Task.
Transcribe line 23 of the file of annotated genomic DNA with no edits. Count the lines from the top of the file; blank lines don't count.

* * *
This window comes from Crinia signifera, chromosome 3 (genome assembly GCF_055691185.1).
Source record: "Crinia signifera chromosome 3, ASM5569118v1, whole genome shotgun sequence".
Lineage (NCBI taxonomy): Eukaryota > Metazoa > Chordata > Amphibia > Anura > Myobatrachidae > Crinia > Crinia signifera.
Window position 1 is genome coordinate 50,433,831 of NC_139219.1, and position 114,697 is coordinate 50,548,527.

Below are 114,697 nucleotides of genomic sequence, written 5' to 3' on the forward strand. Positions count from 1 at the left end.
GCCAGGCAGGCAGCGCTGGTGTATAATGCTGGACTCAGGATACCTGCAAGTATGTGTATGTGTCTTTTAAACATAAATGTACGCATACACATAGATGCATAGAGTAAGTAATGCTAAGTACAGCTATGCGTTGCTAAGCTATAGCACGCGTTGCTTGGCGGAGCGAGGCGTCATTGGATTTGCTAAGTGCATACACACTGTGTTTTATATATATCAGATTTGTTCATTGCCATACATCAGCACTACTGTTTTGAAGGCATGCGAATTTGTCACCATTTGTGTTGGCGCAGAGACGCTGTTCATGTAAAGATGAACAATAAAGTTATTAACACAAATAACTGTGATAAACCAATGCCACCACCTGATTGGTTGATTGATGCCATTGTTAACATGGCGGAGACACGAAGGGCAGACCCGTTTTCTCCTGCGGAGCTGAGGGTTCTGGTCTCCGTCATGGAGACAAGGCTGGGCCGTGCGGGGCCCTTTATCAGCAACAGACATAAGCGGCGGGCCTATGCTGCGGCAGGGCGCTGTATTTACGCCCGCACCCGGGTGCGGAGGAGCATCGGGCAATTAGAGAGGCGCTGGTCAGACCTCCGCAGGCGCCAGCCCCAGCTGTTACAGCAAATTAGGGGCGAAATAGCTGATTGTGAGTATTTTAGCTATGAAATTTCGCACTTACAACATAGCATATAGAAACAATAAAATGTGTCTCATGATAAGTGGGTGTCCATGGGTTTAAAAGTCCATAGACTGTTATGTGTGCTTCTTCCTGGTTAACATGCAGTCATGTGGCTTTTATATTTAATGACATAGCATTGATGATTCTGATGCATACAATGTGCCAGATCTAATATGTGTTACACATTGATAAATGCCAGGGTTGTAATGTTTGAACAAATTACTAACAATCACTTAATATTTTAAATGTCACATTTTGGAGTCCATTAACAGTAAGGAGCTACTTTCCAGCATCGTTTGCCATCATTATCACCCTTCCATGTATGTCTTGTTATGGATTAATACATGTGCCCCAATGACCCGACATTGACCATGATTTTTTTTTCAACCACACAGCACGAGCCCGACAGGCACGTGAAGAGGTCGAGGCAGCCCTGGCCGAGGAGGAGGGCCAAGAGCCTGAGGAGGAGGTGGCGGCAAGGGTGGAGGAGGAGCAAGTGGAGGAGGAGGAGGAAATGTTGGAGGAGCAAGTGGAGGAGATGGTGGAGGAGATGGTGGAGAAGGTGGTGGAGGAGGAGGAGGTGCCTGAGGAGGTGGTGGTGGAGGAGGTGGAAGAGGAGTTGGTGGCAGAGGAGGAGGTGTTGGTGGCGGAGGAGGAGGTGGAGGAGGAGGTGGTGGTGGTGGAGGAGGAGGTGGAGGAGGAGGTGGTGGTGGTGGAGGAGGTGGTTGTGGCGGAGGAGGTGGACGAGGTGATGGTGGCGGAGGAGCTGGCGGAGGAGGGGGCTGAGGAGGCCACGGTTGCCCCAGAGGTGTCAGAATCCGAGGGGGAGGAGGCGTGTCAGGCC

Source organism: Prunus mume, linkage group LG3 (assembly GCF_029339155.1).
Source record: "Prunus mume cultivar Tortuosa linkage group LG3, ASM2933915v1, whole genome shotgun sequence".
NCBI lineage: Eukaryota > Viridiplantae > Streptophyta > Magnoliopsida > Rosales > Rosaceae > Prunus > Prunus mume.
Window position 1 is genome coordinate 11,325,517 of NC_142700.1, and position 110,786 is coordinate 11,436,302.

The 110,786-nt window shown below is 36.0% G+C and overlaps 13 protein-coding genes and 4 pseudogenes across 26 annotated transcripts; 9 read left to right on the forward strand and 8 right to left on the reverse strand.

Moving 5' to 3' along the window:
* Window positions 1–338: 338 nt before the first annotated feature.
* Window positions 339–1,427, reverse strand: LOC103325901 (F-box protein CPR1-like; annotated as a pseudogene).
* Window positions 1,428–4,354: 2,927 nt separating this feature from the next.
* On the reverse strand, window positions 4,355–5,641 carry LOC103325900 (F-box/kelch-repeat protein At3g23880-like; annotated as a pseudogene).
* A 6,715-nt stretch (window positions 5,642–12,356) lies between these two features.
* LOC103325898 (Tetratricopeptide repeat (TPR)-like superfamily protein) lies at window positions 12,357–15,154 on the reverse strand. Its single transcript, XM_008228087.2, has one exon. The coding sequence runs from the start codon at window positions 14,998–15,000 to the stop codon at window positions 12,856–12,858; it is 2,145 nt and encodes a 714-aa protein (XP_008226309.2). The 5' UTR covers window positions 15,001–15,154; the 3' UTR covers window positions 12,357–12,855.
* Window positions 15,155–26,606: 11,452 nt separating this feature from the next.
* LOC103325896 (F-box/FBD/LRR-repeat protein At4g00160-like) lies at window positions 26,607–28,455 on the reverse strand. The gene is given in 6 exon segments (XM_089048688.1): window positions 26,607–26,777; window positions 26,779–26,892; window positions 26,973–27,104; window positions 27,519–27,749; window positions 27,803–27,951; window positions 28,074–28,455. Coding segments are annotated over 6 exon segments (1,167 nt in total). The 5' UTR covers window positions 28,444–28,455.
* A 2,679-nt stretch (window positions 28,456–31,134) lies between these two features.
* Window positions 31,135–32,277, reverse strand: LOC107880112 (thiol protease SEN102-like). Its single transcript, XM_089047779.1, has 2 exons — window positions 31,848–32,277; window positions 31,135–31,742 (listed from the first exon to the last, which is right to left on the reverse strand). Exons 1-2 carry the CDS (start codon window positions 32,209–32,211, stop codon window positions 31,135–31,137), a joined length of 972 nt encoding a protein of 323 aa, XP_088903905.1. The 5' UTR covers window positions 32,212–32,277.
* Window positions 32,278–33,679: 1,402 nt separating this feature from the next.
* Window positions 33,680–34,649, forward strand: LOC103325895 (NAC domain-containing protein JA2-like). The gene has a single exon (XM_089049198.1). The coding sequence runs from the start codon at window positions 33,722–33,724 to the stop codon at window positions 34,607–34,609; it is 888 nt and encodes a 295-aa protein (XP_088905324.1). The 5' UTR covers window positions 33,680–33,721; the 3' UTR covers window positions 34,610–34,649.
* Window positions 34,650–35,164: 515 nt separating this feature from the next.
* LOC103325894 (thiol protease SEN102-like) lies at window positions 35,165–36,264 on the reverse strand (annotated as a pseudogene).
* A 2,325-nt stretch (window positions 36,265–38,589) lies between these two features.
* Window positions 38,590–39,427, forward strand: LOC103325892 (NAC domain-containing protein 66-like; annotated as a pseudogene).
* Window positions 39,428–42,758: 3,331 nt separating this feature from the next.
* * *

* Window positions 32,278–33,679: 1,402 nt separating this feature from the next.